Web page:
Doug Cohen: The struggle to recapture the four years of college

“I know myself, but that is all.”

That was Amory Blaine’s final epiphany in F. Scott Fitzgerald’s novel “This Side of Paradise.” It represents the culmination of his journey to finally define who he truly is.

Amory can be viewed as an ambitionless young man who seemingly wastes his youth, accomplishing little and struggling to determine his purpose and path in life.

Yet despite his shortcomings, many students at GW would likely be envious of Amory, especially now. Amory’s journey of self-exploration and soul-searching seemed quite foreign to me this winter break as I immersed myself in internship applications, networking leads and résumé-boosting activities.

This is what a long break has become for students.

One of the University’s greatest strengths – access to prime internships and jobs – is also a weakness. The hype surrounding the sexy internship and job options here can make students too career-programmed, which can be harmful for us as students and young adults.

In my dreamy conception of what college is supposed to be like, it is four years that largely shelter one from real-world issues such as jockeying for a job or planning a career path.

And while college should be a time to think about the future, there is a danger in hastening its arrival. The problem with the rush for the coolest internship or job is that it creates pressure to have a defined career-path and plan for the future, potentially diminishing one’s college experience.

This stress can lead many to believe that they must pick only majors that are marketable to employers, rather than ones that they truly love. Or, one might avoid a philosophy class because it supposedly doesn’t provide the skills necessary for the modern workforce. It can create the false perception that in these four years, there is no time for personal exploration, for experimentation or for – gasp – mistakes.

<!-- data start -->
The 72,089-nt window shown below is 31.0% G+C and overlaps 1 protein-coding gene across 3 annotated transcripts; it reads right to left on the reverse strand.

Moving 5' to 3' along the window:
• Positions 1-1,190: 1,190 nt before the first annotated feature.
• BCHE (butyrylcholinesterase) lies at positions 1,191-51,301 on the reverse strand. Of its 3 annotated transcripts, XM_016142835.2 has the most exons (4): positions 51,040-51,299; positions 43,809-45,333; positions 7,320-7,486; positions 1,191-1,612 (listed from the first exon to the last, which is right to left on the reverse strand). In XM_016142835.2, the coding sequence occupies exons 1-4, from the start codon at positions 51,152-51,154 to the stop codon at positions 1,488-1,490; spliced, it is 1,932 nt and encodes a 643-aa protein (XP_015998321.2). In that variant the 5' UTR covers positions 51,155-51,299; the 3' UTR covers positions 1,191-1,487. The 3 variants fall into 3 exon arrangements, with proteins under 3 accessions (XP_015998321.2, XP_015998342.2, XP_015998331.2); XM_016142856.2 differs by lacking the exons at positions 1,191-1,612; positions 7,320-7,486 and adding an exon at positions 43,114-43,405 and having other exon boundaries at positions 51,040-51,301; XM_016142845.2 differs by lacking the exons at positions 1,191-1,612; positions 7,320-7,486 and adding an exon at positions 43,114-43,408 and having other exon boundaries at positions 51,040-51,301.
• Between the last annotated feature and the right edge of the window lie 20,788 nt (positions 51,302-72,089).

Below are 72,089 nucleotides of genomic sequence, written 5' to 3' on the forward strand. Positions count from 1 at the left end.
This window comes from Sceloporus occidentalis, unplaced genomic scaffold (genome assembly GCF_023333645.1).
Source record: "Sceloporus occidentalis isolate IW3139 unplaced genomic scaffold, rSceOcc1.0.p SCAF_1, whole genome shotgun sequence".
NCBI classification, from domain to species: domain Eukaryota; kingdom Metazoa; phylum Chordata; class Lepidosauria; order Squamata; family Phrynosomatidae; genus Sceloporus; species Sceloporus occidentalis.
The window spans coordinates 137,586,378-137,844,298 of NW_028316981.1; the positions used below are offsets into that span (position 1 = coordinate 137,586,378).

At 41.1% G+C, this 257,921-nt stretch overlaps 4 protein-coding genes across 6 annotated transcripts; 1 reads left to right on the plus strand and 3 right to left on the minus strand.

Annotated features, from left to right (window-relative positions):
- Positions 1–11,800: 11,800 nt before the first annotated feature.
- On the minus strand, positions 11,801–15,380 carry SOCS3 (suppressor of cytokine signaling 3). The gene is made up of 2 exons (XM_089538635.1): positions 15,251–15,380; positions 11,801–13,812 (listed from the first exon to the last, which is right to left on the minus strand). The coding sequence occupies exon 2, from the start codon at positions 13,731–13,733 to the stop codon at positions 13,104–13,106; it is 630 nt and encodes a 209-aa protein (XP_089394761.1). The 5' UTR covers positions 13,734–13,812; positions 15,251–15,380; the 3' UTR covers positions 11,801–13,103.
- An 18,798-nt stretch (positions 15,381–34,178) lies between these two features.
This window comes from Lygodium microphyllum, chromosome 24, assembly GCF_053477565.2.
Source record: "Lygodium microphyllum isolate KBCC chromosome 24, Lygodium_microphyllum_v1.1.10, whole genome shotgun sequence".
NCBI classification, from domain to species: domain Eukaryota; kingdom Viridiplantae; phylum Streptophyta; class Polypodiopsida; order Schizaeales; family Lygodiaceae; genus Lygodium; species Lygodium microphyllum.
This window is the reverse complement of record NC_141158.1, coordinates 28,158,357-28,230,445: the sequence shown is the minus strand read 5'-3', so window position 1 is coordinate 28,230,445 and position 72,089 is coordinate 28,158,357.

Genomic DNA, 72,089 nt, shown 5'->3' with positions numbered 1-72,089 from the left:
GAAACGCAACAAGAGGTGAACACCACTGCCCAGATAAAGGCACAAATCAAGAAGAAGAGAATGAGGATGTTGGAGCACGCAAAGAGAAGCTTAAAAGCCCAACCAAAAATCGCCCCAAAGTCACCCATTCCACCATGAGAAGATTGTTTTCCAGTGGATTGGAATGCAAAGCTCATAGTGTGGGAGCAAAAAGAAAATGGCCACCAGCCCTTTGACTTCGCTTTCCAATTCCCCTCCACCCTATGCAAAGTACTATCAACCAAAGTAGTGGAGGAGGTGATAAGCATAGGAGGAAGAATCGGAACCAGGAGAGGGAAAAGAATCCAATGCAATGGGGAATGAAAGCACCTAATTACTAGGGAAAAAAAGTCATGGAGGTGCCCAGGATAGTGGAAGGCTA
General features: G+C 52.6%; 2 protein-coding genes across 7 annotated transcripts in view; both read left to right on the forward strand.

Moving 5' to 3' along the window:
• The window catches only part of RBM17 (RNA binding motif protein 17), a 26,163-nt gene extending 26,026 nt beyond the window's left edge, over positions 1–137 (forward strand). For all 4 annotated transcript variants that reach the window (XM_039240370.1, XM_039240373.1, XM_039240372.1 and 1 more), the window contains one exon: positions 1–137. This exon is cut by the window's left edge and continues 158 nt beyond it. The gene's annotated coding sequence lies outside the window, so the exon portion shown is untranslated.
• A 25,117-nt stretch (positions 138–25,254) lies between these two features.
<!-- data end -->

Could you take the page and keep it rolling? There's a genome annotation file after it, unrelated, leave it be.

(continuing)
Now don’t feel threatened, GW Career Center. My point is not that all internships are evil or that students should immediately walk out of the Hill office where they work. But too often, we fail to maintain perspective on what these four years of college should really be about.

As I look forward to my final few semesters, my idealized image of college is quickly crumbling. My future shouldn’t be pestering me, because I am only 20 and still have time to make sense of the world just as Amory does.

So as I begin a new semester, I can only hope that such a college experience will become reality. I might not want my life to be just like Amory’s, but his own self-discovery is truly a triumph of its own, and one we should more often seek.

Even if it doesn’t fit perfectly into the ideal résumé mold.

Doug Cohen, a junior majoring in political science, is The Hatchet’s contributing opinions editor.

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